• How does your parent's faith bring YOU to eagerly listen to the message?
  • What did Cornelius, Lydia and the Jailer need to do after they were baptized?  What do YOU need to do?  What does your baptism into God's family MAKE you want to do?

<>< Neil

Originally Posted by Neil MacQueen
July 07, 2002 (moved here to consolidate)

Peter's Vision of Animals, Peter & Cornelius

I'm starting some notes here about summer rotation lessons I took part in about Peter's vision of clean/unclean animals, and his baptism of Cornelius as the beginning of Peter's/Jerusalem's acceptance of Gentiles. Feel free to add your own.

One of the reasons the story of Peter's Vision, and Cornelius' baptism is IMPORTANT is because it demonstrates God's desire to be EVERYBODY'S GOD, and Jesus to be EVERYBODY'S CHRIST, everybody's Messiah.

The Holy Spirit moved the Church and Peter to consider something they had previously thought was OUT OF BOUNDS.

The Holy Spirit steps in and gives Christians to set aside and reinvent their traditions. It is also a story of BRAVERY. Both Peter and Cornelius were men of position doing something that would harm their reputation.

Some Key Points about these stories for any workshop...

  1. God's messengers and message have no boundary. They are for everyone everywhere. No one is excluded. That which you may think is "unclean" can change. Be guided by the Spirit, not Tradition.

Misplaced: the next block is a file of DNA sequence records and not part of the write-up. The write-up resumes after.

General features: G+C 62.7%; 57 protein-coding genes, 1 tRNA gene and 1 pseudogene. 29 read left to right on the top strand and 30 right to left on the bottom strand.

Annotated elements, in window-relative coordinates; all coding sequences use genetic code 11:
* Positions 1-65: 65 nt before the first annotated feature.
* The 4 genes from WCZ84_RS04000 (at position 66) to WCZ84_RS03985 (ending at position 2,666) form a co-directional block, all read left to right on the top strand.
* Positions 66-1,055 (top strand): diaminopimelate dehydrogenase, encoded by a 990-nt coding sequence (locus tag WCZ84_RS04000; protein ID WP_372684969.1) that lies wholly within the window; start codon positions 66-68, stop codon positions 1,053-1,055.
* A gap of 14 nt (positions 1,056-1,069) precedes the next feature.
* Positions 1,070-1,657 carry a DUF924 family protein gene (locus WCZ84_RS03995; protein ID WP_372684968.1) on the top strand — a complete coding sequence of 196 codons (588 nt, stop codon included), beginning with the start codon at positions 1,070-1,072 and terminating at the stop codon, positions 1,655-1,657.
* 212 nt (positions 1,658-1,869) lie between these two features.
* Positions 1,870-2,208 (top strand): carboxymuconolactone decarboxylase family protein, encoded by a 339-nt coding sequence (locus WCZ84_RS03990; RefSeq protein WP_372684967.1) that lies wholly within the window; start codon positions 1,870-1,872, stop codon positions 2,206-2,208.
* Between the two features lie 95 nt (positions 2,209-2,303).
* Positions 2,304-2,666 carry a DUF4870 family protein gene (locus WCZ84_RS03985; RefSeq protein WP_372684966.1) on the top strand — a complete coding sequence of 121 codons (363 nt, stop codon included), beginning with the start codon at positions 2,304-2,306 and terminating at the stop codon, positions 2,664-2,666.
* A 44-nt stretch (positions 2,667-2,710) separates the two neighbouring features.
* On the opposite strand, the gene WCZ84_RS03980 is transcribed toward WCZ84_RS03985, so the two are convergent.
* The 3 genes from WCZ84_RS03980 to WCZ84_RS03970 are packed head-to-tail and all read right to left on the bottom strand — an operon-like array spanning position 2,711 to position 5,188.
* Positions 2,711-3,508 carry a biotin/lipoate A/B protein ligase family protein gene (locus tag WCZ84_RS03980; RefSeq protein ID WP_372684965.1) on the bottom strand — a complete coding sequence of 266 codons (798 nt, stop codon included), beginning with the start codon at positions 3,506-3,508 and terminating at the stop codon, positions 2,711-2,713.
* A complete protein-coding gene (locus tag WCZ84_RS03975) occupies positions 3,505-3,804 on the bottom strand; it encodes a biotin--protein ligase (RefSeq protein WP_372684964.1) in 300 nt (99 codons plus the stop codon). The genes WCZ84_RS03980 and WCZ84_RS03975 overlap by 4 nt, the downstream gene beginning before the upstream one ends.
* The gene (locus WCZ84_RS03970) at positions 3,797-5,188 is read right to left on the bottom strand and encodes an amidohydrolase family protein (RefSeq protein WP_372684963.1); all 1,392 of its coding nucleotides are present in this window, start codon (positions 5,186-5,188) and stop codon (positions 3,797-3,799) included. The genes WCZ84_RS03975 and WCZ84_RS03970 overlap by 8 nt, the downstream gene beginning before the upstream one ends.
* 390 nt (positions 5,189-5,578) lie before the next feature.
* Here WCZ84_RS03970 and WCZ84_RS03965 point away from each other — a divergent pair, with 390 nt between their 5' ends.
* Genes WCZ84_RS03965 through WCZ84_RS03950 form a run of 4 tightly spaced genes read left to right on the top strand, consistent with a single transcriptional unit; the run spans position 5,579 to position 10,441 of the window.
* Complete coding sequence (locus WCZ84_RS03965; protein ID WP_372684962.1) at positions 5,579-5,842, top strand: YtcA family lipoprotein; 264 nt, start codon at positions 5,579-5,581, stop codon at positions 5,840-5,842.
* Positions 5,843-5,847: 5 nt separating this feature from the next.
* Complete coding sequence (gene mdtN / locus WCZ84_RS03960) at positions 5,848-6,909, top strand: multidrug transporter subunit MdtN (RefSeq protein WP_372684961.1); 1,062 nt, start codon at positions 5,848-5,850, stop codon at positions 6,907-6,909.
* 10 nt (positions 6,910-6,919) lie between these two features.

2. New believers are called to believe in Jesus Christ as their savior. They can create their own "traditions and practices" as long as those traditions reflect the central message of the Gospel --which is inclusion, not exclusion, Love, not hate. God embracing us before we choose to embrace him. The Holy Spirit can guide us to create new meaningful traditions.
  3. Both Peter and Cornelius risked their reputations by listening to God. In fact, some of the disciples were very upset with Peter. When you believe in Jesus, you will likely risk your reputation.
  4. For older kids: What "traditions" or practices in our church could we change to make them more meaningful to new Christians and kids.

I did NOT get into the issue of circumcision with my elementary kids.

<>< Neil

Last edited by Luanne Payne

One of the things that I like to do over a rotation is that even though we teach the same story, we intentionally have a different discussion. That is, we lift up different ideas and themes from the same story.

So what I hear being said is there are several discussions to be lifted out of the story.

  • A discussion about baptism -- specifically the questions Neil listed regarding baptism of the entire household.
  • Figuring out what it means that the spirit rested upon Cornelius -- what did that look like, how did they know, etc.
  • clarification about Jewish/Gentile tensions in the early church, including Jewish dietary laws. (Sounds like a cooking rotationSmile)
  • Labeling of "clean" vs. "unclean" -- in Biblical times and in our times. Who is included and who is excluded?
  • Cornelius is saved. What must I do to be saved?
  • Bringing Christ to others (evangelism)
  • Prayer/revelation. By going to the roof to pray, Peter understood God more clearly. How does prayer help us understand the mind of God?